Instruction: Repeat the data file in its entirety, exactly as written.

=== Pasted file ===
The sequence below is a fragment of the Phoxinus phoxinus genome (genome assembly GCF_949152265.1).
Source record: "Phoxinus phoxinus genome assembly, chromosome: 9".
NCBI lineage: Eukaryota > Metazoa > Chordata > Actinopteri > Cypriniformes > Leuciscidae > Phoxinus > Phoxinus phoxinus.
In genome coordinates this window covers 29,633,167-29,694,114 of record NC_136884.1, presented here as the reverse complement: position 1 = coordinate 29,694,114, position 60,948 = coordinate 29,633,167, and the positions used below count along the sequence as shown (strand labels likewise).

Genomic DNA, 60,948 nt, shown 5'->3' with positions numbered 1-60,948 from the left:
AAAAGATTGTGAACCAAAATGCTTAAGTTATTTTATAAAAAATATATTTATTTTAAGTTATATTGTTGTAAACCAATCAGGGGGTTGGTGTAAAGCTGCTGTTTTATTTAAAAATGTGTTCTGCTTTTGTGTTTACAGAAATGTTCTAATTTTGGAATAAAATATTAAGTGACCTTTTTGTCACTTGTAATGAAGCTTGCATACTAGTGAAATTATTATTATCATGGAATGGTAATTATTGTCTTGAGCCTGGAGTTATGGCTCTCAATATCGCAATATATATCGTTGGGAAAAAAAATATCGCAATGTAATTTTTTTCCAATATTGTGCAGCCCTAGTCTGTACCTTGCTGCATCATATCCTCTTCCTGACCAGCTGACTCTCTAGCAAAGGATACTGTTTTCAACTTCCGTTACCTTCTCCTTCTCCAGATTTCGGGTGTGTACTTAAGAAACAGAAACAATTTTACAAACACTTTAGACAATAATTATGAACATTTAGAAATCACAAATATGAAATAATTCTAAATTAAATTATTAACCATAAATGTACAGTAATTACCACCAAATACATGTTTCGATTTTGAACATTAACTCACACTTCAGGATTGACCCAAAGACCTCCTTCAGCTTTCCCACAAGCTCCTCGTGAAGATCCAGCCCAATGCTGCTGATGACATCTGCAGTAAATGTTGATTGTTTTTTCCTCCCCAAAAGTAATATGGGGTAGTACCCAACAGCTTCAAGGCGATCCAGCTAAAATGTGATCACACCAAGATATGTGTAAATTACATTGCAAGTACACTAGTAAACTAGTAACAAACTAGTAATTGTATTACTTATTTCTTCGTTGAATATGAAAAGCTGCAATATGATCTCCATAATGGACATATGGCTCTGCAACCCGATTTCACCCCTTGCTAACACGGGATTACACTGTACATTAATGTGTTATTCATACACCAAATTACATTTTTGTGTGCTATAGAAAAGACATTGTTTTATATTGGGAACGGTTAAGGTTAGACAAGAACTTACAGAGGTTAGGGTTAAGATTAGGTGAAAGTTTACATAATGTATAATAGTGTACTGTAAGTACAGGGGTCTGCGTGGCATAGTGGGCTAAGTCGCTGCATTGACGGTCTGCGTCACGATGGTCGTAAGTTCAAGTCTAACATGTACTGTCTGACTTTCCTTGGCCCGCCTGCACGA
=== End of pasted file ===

The sequence below is a fragment of the Phoxinus phoxinus genome (genome assembly GCF_949152265.1).
Source record: "Phoxinus phoxinus genome assembly, chromosome: 9".
NCBI lineage: Eukaryota > Metazoa > Chordata > Actinopteri > Cypriniformes > Leuciscidae > Phoxinus > Phoxinus phoxinus.
In genome coordinates this window covers 29,633,167-29,694,114 of record NC_136884.1, presented here as the reverse complement: position 1 = coordinate 29,694,114, position 60,948 = coordinate 29,633,167, and the positions used below count along the sequence as shown (strand labels likewise).

Genomic DNA, 60,948 nt, shown 5'->3' with positions numbered 1-60,948 from the left:
AAAAGATTGTGAACCAAAATGCTTAAGTTATTTTATAAAAAATATATTTATTTTAAGTTATATTGTTGTAAACCAATCAGGGGGTTGGTGTAAAGCTGCTGTTTTATTTAAAAATGTGTTCTGCTTTTGTGTTTACAGAAATGTTCTAATTTTGGAATAAAATATTAAGTGACCTTTTTGTCACTTGTAATGAAGCTTGCATACTAGTGAAATTATTATTATCATGGAATGGTAATTATTGTCTTGAGCCTGGAGTTATGGCTCTCAATATCGCAATATATATCGTTGGGAAAAAAAATATCGCAATGTAATTTTTTTCCAATATTGTGCAGCCCTAGTCTGTACCTTGCTGCATCATATCCTCTTCCTGACCAGCTGACTCTCTAGCAAAGGATACTGTTTTCAACTTCCGTTACCTTCTCCTTCTCCAGATTTCGGGTGTGTACTTAAGAAACAGAAACAATTTTACAAACACTTTAGACAATAATTATGAACATTTAGAAATCACAAATATGAAATAATTCTAAATTAAATTATTAACCATAAATGTACAGTAATTACCACCAAATACATGTTTCGATTTTGAACATTAACTCACACTTCAGGATTGACCCAAAGACCTCCTTCAGCTTTCCCACAAGCTCCTCGTGAAGATCCAGCCCAATGCTGCTGATGACATCTGCAGTAAATGTTGATTGTTTTTTCCTCCCCAAAAGTAATATGGGGTAGTACCCAACAGCTTCAAGGCGATCCAGCTAAAATGTGATCACACCAAGATATGTGTAAATTACATTGCAAGTACACTAGTAAACTAGTAACAAACTAGTAATTGTATTACTTATTTCTTCGTTGAATATGAAAAGCTGCAATATGATCTCCATAATGGACATATGGCTCTGCAACCCGATTTCACCCCTTGCTAACACGGGATTACACTGTACATTAATGTGTTATTCATACACCAAATTACATTTTTGTGTGCTATAGAAAAGACATTGTTTTATATTGGGAACGGTTAAGGTTAGACAAGAACTTACAGAGGTTAGGGTTAAGATTAGGTGAAAGTTTACATAATGTATAATAGTGTACTGTAAGTACAGGGGTCTGCGTGGCATAGTGGGCTAAGTCGCTGCATTGACGGTCTGCGTCACGATGGTCGTAAGTTCAAGTCTAACATGTACTGTCTGACTTTCCTTGGCCCGCCTGCACGA